Anthony Weiner on ropes: more questions and Clintons want him out
Anthony Weiner had a bad Sunday. His campaign manager quit this weekend, and on Sunday, a confidante of the Clintons said they want him to drop out of the New York mayor's race. There are also new questions about $43,100 of campaign money he spent in 2011.
[Updated 6:30 p.m. EDT] Whatever one may think about Anthony Weiner, he has no small amount of pluck.
That was true when he was a member of Congress, where he sometimes spoke from the House floor in a verbal conflagration on the order of Sherman blazing through Atlanta. It was true when he entered the race for New York mayor two years after resigning from Congress in disgrace – the titters of disbelief still audible in the press gallery. And it remains true today, when he has pointedly not listened to his former leader in the House, Rep. Nancy Pelosi, who captured the feeling of many Americans in telling Mr. Weiner to "get a clue" and drop out of the mayoral race.
But at this point, is sheer force of will enough to get him to Election Day on Nov. 5?
On one hand, Weiner's refusal to drop out of the race speaks to underlying political realities, some of which don't look all that bad.
True, what we learned Tuesday is undeniably awful. It turns out that a year after the married congressman was forced to resign from his post in Washington because he was trading raunchy and racy online posts with single women (and then lying about it), he was still doing it.
But in a way, that makes his run for mayor this year all the more important. While it's possible he could have a third act at some distant future, the new revelations – heaped on the previous revelations – mean he either wins this race or he's taking a long siesta from politics. That's something he clearly doesn't want to contemplate.
Moreover, he and his wife, Huma Abedin, seemed prepared for all this. Never mind that he called himself "Carlos Danger" and carried on explicitly sexual conversations with a 20-something named Sydney Leathers last year, to them it's old news, and regardless of this baggage, they apparently think he is a politician who can help New York. They seem happy to let the voters decide one way or the other.
And while future polls could get worse, he's hardly out of the picture – still in second place with 19 percent of the vote compared with 25 percent for front-runner Christine Quinn. He's also go plenty of money for the time being. In fact, Weiner has $4.8 million, second only to Ms. Quinn's $6 million, according to a report by the New York Daily News published a week before the new scandal surfaced.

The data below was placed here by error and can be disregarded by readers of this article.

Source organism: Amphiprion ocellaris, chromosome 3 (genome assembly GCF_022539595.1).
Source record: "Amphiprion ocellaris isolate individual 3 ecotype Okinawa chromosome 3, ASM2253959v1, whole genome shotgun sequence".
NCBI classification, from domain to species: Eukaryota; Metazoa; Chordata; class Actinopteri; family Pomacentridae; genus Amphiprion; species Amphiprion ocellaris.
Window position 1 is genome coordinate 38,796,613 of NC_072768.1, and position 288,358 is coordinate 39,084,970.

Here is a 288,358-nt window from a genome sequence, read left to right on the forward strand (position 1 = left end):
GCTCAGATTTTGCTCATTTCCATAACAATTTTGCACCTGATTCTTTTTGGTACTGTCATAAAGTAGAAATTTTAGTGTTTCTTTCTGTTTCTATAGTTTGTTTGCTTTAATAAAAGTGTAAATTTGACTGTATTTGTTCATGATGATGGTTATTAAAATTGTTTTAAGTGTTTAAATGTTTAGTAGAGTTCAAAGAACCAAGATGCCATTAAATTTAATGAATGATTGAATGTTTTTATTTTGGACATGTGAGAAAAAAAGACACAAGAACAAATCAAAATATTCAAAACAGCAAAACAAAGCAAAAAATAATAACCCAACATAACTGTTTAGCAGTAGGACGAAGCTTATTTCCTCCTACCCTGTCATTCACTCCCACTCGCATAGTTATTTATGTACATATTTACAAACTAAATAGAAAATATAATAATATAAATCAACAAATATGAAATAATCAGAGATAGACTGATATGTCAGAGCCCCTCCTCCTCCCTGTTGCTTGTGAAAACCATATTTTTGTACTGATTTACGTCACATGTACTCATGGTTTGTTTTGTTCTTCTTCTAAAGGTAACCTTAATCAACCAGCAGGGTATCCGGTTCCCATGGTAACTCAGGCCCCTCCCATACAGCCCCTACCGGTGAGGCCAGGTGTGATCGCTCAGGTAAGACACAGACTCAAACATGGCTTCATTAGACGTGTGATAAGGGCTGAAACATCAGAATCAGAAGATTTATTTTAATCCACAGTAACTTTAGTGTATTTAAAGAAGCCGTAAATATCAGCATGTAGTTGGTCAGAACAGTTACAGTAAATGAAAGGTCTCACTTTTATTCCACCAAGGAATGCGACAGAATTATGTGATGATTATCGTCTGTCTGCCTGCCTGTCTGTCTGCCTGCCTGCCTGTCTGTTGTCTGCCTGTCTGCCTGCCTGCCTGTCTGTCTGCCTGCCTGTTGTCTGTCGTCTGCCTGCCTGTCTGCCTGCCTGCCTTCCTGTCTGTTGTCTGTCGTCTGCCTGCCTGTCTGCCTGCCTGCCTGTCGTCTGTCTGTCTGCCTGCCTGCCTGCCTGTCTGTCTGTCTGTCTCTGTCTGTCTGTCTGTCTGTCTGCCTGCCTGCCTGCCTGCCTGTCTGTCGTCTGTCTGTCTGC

So it's possible that, for Weiner, things are playing out largely as he expected in a worst-case scenario. For someone who had the pluck to run for mayor of America's biggest apple two years after being paraded in public in the Internet age's answer to tar and feathers, a week of bad press might not seem a game-changer.
And yet, as bad as Tuesday was, things continue to get worse. The first rule of any scandal is that it needs oxygen – it needs new developments to keep it in the public eye and to build public anger. Without new news, people begin to move on (as Weiner surely hopes they will).
On this score, Sunday was not a good day for Weiner.
First, news leaked that Weiner's campaign manager, Danny Kedem, resigned this weekend. It's not a huge blow. As Joseph Mercurio, a political scientist at Fordham University, told Bloomberg news: "Weiner has the money, and he's a savvy pol, so I would think he can find someone else."
But it's a measure of how toxic Weiner has become politically. Added Professor Mercurio: "I suspect there's been a tremendous pressure on Kedem from labor campaigns and others who oppose Weiner, and I'm sure Kedem's interested in remaining in this business, and he can't take the pressure and he's leaving."
Then came comments by Dee Dee Myers, President Clinton's former press secretary, who said on CBS's "Face the Nation" Sunday: "If [the Clintons] could choose, they would certainly have Weiner get out of the race and have Huma get on with her life."
It could be argued that no one is more important to Weiner right now than Hillary Rodham Clinton. Weiner might not be beholden to anyone, but Weiner's wife is a confidante of Ms. Clinton's and a former adviser. Ms. Abedin was even seen as taking a page from Clinton's playbook in standing by a dallying husband. If Clinton were to persuade Abedin that this has gone too far, Weiner's campaign would have no leg to stand on.
Then came a report by the New York Daily News that, before he resigned from Congress, Weiner in 2011 paid a private investigator nearly $45,000 in campaign money to investigate his claim that his Twitter account was hacked. When the lewd photos first surfaced in 2011, that was Weiner's defense – that his Twitter account had been hacked. He later abandoned that defense and admitted to sending the photos.
That means "Weiner ultimately paid a private investigations firm, T&M Protection services, $43,100 from his campaign fund – knowing nobody hacked anything and that he'd sent the image himself," the Daily News concludes.
Politicos have pronounced Weiner's campaign dead, and it very likely could be. But the three months until the election is a lifetime in politics. Anything could happen.
The one thing that seems certain, though, is that Weiner won't be able to survive too many more days like Sunday.